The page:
Miramare Castle (Castello di Miramare)
Designed by Austrian architect Carl Junker, Miramare Castle (Castello di Miramare) is unlike any other in Italy, for its white stone towers and Gothic-, Medieval- and Austrian-inspired architecture at once contrasts with and complements the Mediterranean landscape. The Archduke Ferdinand Maximilian of Austria (later Emperor Maximilian of Mexico) and his wife, Charlotte of Belgium, had the castle built in 1860, and today visitors can tour its well-preserved rooms, all filled with original furniture, tapestries, and decor. The surrounding Miramare Park, set along a paved walkway with impressive views of the Adriatic Sea, is a beautiful expanse of grounds dotted with sculptures, ponds, and fountains.
You can visit Miramare Castle on its own or part of a larger tour of Trieste that also includes the elegant Piazza Unità d'Italia and the Cathedral of San Giusto.
Things to Know Before You Go
Kids will enjoy roaming Miramare’s grounds, as well as the castle’s stunning architecture.
The castle and grounds are accessible to wheelchairs and strollers.
Large backpacks, bags, and umbrellas must be left at the museum cloakroom.
There’s a souvenir shop inside the museum and a coffee shop in the garden.
Photography is not allowed inside the castle, but the views from the grounds make for spectacular photos.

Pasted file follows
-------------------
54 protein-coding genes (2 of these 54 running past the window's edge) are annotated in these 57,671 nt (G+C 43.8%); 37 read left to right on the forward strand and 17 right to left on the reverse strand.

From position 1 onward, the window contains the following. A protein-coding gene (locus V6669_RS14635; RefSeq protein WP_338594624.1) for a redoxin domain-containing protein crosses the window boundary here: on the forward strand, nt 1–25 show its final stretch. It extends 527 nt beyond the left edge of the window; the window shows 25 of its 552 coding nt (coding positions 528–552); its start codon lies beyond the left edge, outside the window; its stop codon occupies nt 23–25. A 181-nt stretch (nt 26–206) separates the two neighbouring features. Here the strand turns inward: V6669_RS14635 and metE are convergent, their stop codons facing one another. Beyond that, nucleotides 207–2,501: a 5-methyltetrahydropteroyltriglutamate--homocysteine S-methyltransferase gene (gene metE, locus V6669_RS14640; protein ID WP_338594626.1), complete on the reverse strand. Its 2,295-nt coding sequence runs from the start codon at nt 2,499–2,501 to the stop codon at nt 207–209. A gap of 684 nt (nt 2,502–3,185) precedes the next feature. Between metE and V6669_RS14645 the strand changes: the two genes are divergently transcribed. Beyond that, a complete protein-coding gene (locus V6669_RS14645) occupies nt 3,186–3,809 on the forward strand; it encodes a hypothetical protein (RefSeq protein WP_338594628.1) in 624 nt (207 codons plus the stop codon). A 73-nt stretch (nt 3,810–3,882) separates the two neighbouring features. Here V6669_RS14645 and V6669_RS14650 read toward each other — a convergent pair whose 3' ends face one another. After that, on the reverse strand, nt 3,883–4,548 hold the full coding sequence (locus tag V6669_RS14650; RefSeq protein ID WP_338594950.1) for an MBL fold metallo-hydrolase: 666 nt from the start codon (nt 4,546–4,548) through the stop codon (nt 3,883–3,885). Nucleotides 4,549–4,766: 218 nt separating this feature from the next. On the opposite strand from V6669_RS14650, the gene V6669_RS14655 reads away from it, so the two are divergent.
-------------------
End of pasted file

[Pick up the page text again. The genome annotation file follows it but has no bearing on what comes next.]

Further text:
How to Get There
Miramare Castle is located on Viale Miramare just north of Trieste and across the border from Slovenia. There are local bus and train routes that run between the center of Trieste and Miramare, but the best way to reach the castle is by joining a tour or shore excursion that includes transportation. In summer, there’s ferry service from Trieste to Grignano Bay.
When to Get There
One of the highlights of the castle is its extensive grounds, so time a visit for a clear day with mild temperatures so you can explore at your leisure.
The Castle Interiors
The interior décor was the work of Franz Hofmann and his son, Julius. The ground-floor private apartments of Maximilian and Charlotte have an intimate, informal atmosphere, while the upper floor, once dedicated to receiving guests, is filled with sumptuous furnishings decorated with the family's coats of arms and tapestries incorporating imperial crests.
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